Fight the bedroom tax with anger and action
Guest blog by Frances Ryan
One person can look at something and see it entirely differently than another. Apparently, the ‘bedroom tax’ is one of those.
We all know what it is by now and we all know who it will affect. The majority are disabled. Most are struggling to pay the bills. Some are victims of domestic violence or are parents of abused kids. They’re the people who can least afford a penalty for having an ‘extra’ room in their home and, as an added hit, are the ones most likely to need one.
I’d be interested in the person who can look at that and think it is anything other than wrong.
Some manage to look at the penalty and see it as a way of making things fairer, citing large families currently on the housing waiting list and private tenants who pay higher bills. Because it is the definition of fairness to make the most vulnerable take the brunt of the cuts and the way to make things better for the poor is to set them against the poor.
Some claim Discretionary Housing Payments – subjective, tiny, and without the right to appeal – mean there’s a safety net. The same people listen gladly to David Cameron making grossly misleading statements in Parliament about many having nothing to worry about, when they do, and they are fully aware of that.
Some say it’s not a tax, it’s a cut. Some can hear a human being’s fears of homelessness, choosing between food and heating, and losing access to their children – and claim semantics is what we should be angry about.
I’d suggest being angry about something else.
The parents with the adult disabled child, who are barely getting by. They need the box room to store oxygen cylinders, adult sized nappies, and specialist equipment but the Government says it is spare.
The single person with severe anxiety who has lived on their street for almost thirty years. There’s no one bedroom flat within ten miles of her home and she doesn’t know how she’s going to cope.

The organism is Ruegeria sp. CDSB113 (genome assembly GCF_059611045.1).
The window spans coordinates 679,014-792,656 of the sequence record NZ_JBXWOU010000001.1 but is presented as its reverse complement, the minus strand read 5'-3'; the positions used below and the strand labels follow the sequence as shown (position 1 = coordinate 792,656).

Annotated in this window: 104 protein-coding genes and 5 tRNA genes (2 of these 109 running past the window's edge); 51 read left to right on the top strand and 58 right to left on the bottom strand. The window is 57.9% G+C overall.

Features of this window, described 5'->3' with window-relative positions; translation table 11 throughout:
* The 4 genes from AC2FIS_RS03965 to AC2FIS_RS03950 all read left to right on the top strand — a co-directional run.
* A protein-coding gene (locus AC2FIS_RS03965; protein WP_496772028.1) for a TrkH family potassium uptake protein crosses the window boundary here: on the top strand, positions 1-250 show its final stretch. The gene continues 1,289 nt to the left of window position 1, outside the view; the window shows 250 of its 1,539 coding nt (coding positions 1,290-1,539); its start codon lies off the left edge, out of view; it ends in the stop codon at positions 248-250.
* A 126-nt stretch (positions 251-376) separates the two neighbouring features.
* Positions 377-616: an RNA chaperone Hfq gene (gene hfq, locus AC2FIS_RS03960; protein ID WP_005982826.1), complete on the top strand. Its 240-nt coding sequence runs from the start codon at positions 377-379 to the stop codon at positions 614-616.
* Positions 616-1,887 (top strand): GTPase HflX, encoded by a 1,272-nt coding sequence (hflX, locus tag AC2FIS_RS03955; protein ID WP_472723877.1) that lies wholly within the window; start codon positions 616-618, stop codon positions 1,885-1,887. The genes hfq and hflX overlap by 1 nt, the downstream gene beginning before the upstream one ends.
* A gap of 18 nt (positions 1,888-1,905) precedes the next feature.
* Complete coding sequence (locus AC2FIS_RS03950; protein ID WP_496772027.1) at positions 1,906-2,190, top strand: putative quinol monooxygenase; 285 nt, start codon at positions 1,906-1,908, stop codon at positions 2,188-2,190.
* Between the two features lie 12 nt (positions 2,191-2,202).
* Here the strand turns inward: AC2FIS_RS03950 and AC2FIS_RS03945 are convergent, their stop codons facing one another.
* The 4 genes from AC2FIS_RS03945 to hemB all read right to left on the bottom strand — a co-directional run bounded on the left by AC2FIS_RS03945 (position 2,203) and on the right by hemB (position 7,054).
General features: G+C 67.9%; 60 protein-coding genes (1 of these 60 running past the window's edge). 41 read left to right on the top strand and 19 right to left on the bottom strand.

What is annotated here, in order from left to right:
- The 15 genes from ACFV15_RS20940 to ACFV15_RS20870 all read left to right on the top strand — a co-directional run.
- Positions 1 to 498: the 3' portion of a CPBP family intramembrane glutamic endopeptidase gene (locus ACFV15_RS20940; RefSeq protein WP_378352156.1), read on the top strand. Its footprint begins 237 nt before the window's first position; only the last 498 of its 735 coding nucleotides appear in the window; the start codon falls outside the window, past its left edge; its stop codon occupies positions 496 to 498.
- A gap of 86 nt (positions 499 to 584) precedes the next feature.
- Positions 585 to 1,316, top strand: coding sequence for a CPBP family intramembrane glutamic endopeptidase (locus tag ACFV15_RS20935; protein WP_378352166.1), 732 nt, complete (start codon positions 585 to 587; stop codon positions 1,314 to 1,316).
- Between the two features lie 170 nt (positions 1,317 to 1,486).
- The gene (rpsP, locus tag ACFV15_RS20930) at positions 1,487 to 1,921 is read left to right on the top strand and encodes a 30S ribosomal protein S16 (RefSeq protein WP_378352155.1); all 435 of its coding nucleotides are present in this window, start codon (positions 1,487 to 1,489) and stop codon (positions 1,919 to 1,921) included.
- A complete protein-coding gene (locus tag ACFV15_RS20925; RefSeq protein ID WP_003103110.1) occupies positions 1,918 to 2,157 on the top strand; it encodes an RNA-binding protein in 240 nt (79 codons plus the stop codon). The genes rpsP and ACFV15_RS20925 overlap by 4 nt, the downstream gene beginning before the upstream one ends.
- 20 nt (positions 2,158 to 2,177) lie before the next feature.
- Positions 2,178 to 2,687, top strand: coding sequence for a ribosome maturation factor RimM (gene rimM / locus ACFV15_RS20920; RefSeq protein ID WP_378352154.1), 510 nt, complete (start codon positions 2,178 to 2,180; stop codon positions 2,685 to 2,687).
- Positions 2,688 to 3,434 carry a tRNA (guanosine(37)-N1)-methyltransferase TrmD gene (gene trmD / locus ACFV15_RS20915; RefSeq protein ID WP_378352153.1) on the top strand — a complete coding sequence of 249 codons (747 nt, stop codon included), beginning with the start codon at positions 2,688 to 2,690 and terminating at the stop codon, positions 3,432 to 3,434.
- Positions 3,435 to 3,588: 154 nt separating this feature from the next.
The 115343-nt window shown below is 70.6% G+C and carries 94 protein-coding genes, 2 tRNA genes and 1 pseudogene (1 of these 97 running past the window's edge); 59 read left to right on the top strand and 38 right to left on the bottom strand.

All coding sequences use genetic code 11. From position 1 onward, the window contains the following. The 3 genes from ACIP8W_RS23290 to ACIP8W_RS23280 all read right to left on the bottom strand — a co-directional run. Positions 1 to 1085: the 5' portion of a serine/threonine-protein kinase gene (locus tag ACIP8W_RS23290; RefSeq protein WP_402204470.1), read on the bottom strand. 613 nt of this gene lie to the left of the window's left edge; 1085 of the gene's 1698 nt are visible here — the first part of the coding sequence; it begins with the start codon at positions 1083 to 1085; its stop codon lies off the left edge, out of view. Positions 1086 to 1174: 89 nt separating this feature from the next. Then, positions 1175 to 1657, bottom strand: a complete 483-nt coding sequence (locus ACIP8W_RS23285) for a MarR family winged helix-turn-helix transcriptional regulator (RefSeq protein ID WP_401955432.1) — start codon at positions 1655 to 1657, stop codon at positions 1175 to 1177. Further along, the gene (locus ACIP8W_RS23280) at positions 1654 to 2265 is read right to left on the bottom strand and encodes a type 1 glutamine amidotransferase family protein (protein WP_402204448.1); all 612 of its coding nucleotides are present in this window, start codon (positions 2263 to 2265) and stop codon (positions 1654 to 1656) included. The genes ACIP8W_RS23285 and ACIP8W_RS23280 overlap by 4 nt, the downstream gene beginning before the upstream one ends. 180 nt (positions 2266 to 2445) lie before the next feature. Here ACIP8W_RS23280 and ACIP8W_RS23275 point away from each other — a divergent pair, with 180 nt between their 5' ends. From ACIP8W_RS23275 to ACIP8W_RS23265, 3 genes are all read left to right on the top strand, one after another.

The husband who sleeps in a different bedroom to his wife because her disability mean she needs a specialist bed. She has bed sores and he’s afraid what will happen if they’re charged for needing the only room the bed fits in. Other benefit cuts are coming this month and they have no luxuries left to lose.
The disabled almost-pensioner who has been assessed by the Government as being physically unable to work, but has been told by the same department that he’ll now have to find some way to make up the short fall in his housing benefit. The council paid for many adaptations to his house and if he has to move out, they’ll have to do it again somewhere else.
The woman who was beaten by her partner and will be penalised for living in the house she was given as a place to be safe. And her six year old son who’s recovering from abuse and can’t cope with having his little sister share his space. He cut her hair off once and his mum faces making her two children share or not being able to pay the bills.
The people I mention are real people, a few who I’ve spoken to over the past couple of months. They’re a small section of the number who have written to me and other journalists, hoping, I imagine, that someone will listen. They’re a handful of the hundreds of thousands in our society who will be made poorer this month as millionaires enjoy a tax cut.
It’s time to be angry about that. It’s time to take action. A day of it in fact, on April 13th.
Find out how you can get involved in UK Uncut’s protest against the bedroom tax ‘Who wants to evict a millionaire?’ on Saturday 13th April here.
Frances Ryan is a freelance writer, predominantly for The Guardian and New Statesman. You can follow her on Twitter: @frances__ryan